Defamation, in simple words, means causing harm to the reputation of a person, group of persons or a particular class in specific. It may be done in the form of libel (representation made in some permanent form, e.g., writing, printing, picture, effigy or statue1) or in form of slander (publication of a defamatory statement in transient form. Examples of it may be spoken by words or gestures2). To an act of defamation there are certain kinds defenses provided under the law. The defendant may exercise those defenses to defend him/her and escape his/her liability. There are several situations and circumstances where it becomes imperative to say something about another person that may be construed as being defamatory. In such cases there is no strict liability principle that is applied but rather a person may plead certain defences which are contained in the code itself in the form of exceptions. There are certain defences which are available to certain classes of people as a whole such as advocates, judges which are made necessary by virtue of their profession but none of the privileges granted by the exceptions are absolute and there is no complete immunity.
R.K. Bangia, Law Of Torts, Allahabad Law Agency, Haryana, 2013, pg. no. 146 2.
The defences to an action for defamation are:
Justification or truth – if the publication complained about is true, entirely or even substantially, it can form a solid defence to defamation. But the onus is on the defendant who pleads justification to prove that the publication is true.
Fair Comment – It is also a defence against defamation if the defendant can prove that the publication complained about is a fair comment made in the interest of the public.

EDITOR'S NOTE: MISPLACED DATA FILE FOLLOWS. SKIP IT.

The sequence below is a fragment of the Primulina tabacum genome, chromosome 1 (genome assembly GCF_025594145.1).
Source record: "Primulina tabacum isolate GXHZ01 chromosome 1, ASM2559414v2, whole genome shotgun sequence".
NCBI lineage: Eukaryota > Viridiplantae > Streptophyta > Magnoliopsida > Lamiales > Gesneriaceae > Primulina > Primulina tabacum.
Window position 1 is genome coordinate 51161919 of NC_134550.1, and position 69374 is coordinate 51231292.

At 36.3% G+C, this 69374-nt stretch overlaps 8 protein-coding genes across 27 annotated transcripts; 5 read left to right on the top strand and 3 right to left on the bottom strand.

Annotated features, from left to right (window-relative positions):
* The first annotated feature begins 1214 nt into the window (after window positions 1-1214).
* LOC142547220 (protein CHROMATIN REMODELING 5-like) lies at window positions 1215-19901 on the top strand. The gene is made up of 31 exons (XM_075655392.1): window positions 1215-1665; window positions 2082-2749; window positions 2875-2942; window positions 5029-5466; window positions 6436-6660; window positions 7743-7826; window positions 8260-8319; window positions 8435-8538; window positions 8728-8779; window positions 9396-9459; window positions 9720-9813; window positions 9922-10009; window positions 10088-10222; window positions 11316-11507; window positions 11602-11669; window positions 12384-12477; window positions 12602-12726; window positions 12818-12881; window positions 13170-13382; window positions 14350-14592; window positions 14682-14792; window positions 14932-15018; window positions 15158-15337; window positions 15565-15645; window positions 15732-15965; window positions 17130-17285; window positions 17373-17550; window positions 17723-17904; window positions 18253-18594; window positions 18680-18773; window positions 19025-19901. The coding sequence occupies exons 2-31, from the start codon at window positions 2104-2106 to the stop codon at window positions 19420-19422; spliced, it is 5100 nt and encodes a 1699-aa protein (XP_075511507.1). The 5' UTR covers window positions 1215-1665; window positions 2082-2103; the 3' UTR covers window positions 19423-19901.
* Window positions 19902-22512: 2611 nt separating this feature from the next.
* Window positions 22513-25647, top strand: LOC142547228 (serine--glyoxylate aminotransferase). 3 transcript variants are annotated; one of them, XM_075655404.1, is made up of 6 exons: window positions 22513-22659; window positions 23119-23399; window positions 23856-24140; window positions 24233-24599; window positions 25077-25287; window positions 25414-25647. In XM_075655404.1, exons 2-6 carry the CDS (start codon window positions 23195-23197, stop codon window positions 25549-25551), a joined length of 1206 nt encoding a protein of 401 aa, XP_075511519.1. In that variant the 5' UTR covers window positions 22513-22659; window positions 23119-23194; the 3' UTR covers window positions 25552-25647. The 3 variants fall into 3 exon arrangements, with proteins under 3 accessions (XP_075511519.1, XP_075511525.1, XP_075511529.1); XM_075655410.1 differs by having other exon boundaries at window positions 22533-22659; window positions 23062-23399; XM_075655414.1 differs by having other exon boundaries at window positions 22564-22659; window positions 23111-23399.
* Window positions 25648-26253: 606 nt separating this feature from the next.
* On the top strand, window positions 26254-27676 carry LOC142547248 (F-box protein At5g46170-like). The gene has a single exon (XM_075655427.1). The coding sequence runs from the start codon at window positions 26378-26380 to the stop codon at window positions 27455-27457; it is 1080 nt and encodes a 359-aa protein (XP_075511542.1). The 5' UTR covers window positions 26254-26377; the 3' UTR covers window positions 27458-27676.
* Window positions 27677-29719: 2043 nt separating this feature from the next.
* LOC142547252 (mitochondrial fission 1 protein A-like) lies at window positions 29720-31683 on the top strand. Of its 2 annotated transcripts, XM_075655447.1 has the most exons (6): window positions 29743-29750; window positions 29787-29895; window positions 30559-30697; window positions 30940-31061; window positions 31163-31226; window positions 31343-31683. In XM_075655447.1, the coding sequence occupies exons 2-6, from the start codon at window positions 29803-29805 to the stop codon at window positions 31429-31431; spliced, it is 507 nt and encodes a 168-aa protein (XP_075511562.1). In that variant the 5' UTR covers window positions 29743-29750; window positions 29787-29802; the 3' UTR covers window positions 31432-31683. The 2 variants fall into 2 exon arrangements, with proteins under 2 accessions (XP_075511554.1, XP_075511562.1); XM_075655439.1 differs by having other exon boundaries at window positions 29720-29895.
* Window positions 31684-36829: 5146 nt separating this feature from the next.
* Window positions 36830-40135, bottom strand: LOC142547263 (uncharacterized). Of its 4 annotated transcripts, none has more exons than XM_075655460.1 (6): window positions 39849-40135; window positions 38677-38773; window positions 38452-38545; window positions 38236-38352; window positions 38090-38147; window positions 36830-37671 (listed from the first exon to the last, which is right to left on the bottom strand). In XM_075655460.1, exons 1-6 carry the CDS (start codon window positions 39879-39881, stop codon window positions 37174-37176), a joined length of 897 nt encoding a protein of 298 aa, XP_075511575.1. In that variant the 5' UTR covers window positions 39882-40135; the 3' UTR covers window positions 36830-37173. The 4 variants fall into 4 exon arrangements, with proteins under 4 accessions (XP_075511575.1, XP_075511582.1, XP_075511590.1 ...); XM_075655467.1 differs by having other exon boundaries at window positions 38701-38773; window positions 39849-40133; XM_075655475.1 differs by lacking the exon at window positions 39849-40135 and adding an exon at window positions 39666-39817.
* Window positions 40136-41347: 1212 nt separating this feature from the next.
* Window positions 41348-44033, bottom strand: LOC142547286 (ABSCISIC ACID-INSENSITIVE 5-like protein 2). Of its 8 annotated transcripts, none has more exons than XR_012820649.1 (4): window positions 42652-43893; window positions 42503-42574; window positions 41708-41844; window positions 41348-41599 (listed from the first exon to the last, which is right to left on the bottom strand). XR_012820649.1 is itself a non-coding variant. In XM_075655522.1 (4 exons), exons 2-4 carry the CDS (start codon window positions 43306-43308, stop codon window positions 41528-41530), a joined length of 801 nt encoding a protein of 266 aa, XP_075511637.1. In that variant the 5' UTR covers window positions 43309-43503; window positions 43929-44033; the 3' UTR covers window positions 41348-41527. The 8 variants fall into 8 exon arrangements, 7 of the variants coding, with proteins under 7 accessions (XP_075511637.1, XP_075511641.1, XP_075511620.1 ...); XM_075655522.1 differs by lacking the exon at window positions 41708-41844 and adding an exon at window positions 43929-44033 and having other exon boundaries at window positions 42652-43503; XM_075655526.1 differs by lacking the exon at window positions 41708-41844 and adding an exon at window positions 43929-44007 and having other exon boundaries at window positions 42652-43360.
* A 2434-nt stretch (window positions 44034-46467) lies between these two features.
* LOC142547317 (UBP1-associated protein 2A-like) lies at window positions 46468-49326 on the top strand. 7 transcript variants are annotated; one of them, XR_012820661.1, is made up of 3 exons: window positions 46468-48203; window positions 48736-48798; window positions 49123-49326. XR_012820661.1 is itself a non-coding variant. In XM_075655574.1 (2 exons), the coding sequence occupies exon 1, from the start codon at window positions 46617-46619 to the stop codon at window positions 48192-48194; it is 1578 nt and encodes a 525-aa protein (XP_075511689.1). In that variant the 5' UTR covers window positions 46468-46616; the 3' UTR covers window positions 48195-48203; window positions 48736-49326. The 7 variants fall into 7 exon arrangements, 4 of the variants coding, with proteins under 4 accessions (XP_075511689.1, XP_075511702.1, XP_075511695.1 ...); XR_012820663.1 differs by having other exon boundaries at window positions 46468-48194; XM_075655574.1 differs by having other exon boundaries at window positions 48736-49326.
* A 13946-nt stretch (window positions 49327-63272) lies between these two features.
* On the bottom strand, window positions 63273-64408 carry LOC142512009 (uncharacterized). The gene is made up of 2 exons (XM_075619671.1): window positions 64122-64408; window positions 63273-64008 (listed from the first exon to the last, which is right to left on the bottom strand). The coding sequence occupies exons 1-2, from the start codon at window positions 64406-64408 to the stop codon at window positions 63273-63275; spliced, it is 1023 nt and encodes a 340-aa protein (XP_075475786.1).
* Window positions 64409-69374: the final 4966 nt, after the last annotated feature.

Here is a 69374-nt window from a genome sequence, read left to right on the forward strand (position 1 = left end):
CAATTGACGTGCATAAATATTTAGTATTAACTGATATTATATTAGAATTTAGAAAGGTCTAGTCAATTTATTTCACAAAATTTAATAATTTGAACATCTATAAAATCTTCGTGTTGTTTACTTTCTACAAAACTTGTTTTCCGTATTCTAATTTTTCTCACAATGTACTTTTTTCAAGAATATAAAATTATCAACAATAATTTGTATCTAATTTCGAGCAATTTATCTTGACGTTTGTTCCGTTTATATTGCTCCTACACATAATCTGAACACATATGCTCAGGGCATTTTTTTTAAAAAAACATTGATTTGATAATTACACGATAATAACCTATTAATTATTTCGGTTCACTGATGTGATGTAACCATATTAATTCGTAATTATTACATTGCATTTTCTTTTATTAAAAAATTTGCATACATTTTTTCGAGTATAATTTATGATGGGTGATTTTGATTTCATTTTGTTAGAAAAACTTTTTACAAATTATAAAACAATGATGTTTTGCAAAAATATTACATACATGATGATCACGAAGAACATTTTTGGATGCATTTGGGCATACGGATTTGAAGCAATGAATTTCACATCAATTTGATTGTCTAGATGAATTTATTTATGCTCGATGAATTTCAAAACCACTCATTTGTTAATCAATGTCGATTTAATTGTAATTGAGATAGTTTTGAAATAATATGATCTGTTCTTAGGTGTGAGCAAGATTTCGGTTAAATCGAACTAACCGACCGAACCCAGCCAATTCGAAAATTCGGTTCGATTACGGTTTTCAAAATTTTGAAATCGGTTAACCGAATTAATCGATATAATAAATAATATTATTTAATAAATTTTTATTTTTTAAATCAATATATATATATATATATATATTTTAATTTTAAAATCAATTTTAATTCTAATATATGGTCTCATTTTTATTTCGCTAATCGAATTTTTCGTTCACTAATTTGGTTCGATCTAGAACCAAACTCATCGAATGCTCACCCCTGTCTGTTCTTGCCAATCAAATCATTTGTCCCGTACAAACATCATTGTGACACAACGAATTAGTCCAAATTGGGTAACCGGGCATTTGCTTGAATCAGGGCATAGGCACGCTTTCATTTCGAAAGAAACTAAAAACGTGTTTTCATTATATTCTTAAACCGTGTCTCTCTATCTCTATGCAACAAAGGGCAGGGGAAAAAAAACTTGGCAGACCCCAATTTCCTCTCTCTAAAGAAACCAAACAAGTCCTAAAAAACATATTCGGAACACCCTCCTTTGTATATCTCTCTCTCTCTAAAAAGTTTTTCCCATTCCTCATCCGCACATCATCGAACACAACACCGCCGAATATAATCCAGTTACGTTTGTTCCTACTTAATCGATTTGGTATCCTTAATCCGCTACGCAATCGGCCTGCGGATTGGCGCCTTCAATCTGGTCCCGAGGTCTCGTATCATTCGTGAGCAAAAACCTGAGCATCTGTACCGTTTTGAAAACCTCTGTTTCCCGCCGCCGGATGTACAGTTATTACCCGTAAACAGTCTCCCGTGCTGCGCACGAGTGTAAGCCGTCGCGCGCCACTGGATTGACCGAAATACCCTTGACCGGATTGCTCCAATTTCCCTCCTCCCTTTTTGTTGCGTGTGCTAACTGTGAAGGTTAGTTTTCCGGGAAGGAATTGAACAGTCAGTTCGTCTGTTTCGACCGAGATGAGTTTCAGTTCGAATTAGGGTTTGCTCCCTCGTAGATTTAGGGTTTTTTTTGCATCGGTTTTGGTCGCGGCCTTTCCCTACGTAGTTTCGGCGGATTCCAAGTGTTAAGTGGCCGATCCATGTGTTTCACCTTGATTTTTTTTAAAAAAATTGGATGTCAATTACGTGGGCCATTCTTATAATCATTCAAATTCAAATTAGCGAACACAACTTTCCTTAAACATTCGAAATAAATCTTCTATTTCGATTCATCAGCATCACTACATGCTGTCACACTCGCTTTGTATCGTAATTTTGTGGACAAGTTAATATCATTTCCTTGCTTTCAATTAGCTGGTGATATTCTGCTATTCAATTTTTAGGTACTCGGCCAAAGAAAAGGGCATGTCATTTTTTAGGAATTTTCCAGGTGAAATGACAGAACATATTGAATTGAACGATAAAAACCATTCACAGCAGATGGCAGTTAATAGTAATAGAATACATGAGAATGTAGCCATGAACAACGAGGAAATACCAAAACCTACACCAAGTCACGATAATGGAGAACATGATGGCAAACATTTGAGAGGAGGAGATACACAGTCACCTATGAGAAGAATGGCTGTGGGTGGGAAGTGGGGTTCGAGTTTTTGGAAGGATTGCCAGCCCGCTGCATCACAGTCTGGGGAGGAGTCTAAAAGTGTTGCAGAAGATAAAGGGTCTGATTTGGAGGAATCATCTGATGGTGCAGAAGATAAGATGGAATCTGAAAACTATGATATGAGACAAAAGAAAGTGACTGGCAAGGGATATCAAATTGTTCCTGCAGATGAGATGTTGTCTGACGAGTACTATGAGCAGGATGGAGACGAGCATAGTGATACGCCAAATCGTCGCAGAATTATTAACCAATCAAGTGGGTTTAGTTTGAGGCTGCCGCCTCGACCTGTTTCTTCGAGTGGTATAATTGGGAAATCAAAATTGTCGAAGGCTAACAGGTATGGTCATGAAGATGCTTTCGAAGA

Privileges – a person exercising privileges is not held liable for the defamatory publication.
JUSTIFICATION OR TRUTH
In a civil action for defamation, truth of the defamatory matter is complete defence3. It is a complete defence to an action for defamation to prove that the defamatory statement is substantially true. It is not necessary for a defendant to show that there was a public interest in publication and it does not matter whether he or she acted maliciously.
If relying on the defence of justification the burden of proof is on the defendant to prove that the allegations made are true. The defendant must prove it on the balance of probabilities, that is, the allegation is more likely than not to be true.
A defendant is not required to prove that every allegation is true. The Defamation Act 1952 provides that where the words complained of contain two or more distinct allegations a defence of justification can still succeed if the words not proved to be true do not materially injure the claimant’s reputation having regard to the imputations which are proved true.
A defendant cannot rely on the defence of justification in relation to the publication of the details of spent convictions, as defined by the Rehabilitation of Offenders Act 1974, if the claimant can show that the publisher acted ‘maliciously’.
An allegation published by repeating a rumor cannot be justified by proving that there was such a rumor. A defendant is required to prove the substance of the allegation. If the statement is substantially true but incorrect in respect of certain minor particulars, the defence will still be available. Alexander v. North Eastern Ry., explains the point. In this case the plaintiff travels on a train without the appropriate ticket and is sentenced to a fine of £1 or 14 days’ imprisonment. The defendants published a notice stating that the plaintiff had bee sentenced to a fine of £1 or three weeks’ imprisonment in the alternative. The defendants were not liable, the statement being substantially true. If the defendant is not liable to prove the truth of facts, the defence cannot be availed. In...
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